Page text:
Large Slab Tables.

Whether in a large Dining Room, Conference Room or Patio. A large solid wood slab table makes a big statement.

Elegant and graceful this table commands attention. It graces the dining room of a Model Home in Clarkdale, Arizona and can be Viewed at Vineyards on 89A.

Pizza Maker
We have a picnic Table

At twelve feet long this amazing Himalayan Ceder beauty comfortably seats 10 hungry pizza fans…And Carson Wheeler of Grand avenue Pizza never disappoints. (Visit this table @ http://www.grandavenuepizzacompany.com/)

 

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Like a Boss

Want the “Home court advantage? Invite your clients to sit at this beauty. At four feet by almost ten feet this Colibah and Arizona Ash Beauty commands respect. While the geometry exhibits style and sophistication.

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At a little over twelve feet this amazing Sequoia Table comfortably fits more family, than most find comfortable. But, Matt and Sarah never seem to mind, they will this beauty quite often, With festive friends and family, wonderful food and good company…

Large slab tables begin at $3500…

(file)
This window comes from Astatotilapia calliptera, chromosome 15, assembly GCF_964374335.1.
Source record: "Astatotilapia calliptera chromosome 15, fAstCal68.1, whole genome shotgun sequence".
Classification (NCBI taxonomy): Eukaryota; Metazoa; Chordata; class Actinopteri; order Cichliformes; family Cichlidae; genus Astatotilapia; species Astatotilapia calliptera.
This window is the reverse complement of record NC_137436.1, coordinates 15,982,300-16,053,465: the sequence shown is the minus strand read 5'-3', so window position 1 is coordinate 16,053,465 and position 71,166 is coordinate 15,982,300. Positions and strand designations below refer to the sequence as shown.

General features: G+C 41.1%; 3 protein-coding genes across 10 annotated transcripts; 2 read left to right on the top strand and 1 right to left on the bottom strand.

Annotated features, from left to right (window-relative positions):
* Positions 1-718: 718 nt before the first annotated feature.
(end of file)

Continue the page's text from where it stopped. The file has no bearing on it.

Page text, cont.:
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Good Wood Hunting!

Looking for the perfect piece, searching for the perfect piece…

Finding the right wood, whether looking through a dumpster, a wood pile, or some freshly sliced timber — knowing what you are looking at is an art.

Identifying the species, age, growth pattern —  is it Dry? Cured? Kilned? Is it an “Old Growth” tree or Urban Forested?

 

 

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Juniper From Jerome

 

Three main ways I get wood.

ONE

Urban forested: These are yard trees cut down or blown down, which are milled into useable slabs. Usually has one or both live edges.

 

Mesquite-slabs
An Entire Mesquite tree from Sun City
Slabs of Cedar
Himalayan Cedar

Walnut For Barrio Gran Reserva

 

Assorted woods and wood shopping.

TWO

Urban Foraged: Wood found in dumpsters, ally ways, or curbside.

With all the remodels in historic neighborhoods If you are careful you can find some real “Old growth” treasures.

Dumpster score with Miss Bane in Coronado.

In short I use many methods to get the woods I use, but I want them all to be as beautiful and sustainable as possible. Knowing what is useful, what is not, what is firewood, what will not burn.

This entire show was found wood.

THREE

Reclaimed: Found in yards, or online purchased, maybe even from a “barn wood store”

This wood is usually old, either a demolished building, or someone was storing it for quite some time.

Green Goddess house of herbs was all reclaimed wood from a Bar in New River.

 

Old growth Fir “found”

 

Kitchen and bridge in Ghent, NY made of wood found on site.

 

Grand Avenue Pizza Again…

Carson Wheeler, Friend, Pizza maker, and Wood Connoisseur…

Slabs of Cedar
Himalayan Cedar

The premise was simple “A contemporary twist on a picnic table”.  So, we started with two giant slabs of Himalayan Cedar…